There is a shared idea that large blocks of land trump smaller blocks for growth prospects. It stems from the mindset of the Baby Boomer and the definition of the “Great Australia Dream” - to live in a detached house, on a quarter acre block, surrounded by a garden with room for a big barbeque area.
This notion has passed one generation to the next. As a result, some investors instinctively favour large blocks of land with a house, rather than a 2-bedroom apartment; because they believe larger land correlates to stronger growth prospects. Fifty years ago, if one neighbour owned a larger lot than the other, it was valued higher, but, times have changed, and so have the aspirations of Generation X and Y.
With affordability strained, after Australia’s unprecedented property price increases, there was an uptick in demand for smaller dwelling types such as apartments and townhouses. What followed, was a surge in the construction of apartments and townhouses. Australia’s total number of flats, units, apartments and semi-detached townhouses increased from 23.5% in 2011 to 25.8% at the most recent census (an increase of 320,233 dwellings). This shift in supply and demand is due to the lower entry cost of these dwelling’s and their superior location - closer to employment nodes and amenities. This has pushed the value of these smaller blocks of property up, dramatically.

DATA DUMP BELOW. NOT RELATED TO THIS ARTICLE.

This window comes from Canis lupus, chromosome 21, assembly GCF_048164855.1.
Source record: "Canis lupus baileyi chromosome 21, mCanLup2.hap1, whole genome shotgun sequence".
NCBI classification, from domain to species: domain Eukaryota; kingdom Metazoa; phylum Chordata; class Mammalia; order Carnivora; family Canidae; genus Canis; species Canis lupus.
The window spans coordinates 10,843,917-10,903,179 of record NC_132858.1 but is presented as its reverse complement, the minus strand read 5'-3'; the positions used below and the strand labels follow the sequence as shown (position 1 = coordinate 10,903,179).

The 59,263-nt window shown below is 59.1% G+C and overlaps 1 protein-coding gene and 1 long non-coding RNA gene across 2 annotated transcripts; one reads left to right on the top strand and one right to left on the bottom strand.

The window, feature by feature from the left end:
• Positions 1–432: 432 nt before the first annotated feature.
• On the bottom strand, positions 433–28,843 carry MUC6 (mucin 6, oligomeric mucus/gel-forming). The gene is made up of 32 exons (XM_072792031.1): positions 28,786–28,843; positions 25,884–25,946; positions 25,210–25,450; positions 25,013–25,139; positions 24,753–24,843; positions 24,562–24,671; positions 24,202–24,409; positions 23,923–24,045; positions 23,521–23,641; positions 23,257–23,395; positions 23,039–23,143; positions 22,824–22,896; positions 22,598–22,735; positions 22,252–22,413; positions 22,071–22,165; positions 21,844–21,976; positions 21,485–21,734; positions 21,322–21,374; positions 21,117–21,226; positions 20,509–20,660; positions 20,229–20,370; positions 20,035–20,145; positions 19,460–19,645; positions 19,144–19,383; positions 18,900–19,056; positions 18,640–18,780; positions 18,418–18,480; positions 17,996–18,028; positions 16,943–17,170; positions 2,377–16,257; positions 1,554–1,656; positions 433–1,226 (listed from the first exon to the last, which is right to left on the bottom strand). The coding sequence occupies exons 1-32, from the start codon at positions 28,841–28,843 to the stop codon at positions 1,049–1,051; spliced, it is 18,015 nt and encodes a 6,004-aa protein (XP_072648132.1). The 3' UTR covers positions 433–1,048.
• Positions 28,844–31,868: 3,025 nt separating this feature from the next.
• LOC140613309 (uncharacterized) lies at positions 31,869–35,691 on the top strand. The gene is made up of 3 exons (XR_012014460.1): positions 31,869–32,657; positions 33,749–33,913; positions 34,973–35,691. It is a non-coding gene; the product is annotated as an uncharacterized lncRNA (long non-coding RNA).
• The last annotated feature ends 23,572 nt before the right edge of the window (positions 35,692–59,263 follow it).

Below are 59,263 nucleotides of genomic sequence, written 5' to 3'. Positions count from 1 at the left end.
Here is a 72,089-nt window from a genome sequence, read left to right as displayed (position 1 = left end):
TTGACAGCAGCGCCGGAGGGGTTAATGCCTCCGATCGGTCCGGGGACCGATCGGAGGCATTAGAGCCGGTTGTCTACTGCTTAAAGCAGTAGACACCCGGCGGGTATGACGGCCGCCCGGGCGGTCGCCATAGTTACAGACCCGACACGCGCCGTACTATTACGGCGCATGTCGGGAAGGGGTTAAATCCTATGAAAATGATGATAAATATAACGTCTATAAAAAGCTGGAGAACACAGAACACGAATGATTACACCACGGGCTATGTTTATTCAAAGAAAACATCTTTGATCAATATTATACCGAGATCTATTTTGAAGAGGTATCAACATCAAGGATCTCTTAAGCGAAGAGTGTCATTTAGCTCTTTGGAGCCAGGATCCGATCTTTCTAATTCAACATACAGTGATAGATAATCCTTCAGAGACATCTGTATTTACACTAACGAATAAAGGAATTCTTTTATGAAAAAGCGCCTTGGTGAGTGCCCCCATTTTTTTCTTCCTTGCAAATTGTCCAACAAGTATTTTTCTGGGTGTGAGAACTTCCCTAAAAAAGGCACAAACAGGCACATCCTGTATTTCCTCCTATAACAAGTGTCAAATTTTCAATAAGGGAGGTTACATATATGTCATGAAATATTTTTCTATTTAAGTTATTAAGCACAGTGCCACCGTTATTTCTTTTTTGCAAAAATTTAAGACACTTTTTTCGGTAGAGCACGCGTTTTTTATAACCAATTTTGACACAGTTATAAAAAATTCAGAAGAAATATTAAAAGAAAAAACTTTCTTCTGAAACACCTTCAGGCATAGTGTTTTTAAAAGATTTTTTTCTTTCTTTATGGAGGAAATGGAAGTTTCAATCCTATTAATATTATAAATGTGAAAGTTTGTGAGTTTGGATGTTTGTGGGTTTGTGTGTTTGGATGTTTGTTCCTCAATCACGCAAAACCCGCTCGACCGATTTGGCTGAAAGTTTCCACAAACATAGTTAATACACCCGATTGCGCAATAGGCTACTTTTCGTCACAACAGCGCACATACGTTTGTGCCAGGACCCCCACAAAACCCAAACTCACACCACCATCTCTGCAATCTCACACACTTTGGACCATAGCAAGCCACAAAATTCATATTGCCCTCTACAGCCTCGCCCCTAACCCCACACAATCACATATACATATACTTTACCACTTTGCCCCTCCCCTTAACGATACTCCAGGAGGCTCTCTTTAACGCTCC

In Corelogic’s blog post “Does land size matter?”, the author reviewed the value of suburbs, in various affluent areas in Melbourne, based on their price per sqm. They found areas with the largest land content, were not of higher value. Melbourne’s most expensive suburb Toorak, boasted an average land size of 823sqm which translated to a cost of $3,187/sqm. On the other hand, Albert Park had an average land size of only 209sqm, but was valued at $6,274/sqm, due to it’s location.
The old principle, that the bigger block has greater value, is not necessarily valid in today’s market. When undertaking due diligence to purchase a property, do not limit yourself to unsubstantiated “golden rules”, because you may miss out on better opportunities. There will be markets in which units outperform the value of houses, because the demand and affordability will be stronger for that type of dwelling. The Great Australian dream has changed, and investors must adapt.